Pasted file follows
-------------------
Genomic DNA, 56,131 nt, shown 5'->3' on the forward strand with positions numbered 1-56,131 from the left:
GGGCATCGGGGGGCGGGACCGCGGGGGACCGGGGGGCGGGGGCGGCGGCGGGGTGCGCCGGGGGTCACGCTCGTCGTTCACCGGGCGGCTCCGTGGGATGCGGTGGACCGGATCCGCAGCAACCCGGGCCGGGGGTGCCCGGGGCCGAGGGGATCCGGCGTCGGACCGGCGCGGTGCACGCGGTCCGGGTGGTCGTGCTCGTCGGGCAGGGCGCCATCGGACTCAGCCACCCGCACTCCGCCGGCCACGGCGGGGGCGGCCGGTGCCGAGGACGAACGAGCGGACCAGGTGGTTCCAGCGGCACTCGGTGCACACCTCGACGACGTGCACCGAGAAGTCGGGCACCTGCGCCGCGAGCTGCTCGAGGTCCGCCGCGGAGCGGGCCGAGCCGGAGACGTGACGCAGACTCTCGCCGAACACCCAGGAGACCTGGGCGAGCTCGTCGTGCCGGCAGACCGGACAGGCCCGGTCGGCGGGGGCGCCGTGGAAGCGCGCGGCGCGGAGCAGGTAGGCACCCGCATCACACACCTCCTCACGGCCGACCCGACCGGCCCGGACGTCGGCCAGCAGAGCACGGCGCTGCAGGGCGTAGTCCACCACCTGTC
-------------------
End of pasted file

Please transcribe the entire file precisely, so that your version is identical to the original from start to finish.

Genomic DNA, 56,131 nt, shown 5'->3' on the forward strand with positions numbered 1-56,131 from the left:
GGGCATCGGGGGGCGGGACCGCGGGGGACCGGGGGGCGGGGGCGGCGGCGGGGTGCGCCGGGGGTCACGCTCGTCGTTCACCGGGCGGCTCCGTGGGATGCGGTGGACCGGATCCGCAGCAACCCGGGCCGGGGGTGCCCGGGGCCGAGGGGATCCGGCGTCGGACCGGCGCGGTGCACGCGGTCCGGGTGGTCGTGCTCGTCGGGCAGGGCGCCATCGGACTCAGCCACCCGCACTCCGCCGGCCACGGCGGGGGCGGCCGGTGCCGAGGACGAACGAGCGGACCAGGTGGTTCCAGCGGCACTCGGTGCACACCTCGACGACGTGCACCGAGAAGTCGGGCACCTGCGCCGCGAGCTGCTCGAGGTCCGCCGCGGAGCGGGCCGAGCCGGAGACGTGACGCAGACTCTCGCCGAACACCCAGGAGACCTGGGCGAGCTCGTCGTGCCGGCAGACCGGACAGGCCCGGTCGGCGGGGGCGCCGTGGAAGCGCGCGGCGCGGAGCAGGTAGGCACCCGCATCACACACCTCCTCACGGCCGACCCGACCGGCCCGGACGTCGGCCAGCAGAGCACGGCGCTGCAGGGCGTAGTCCACCACCTGTC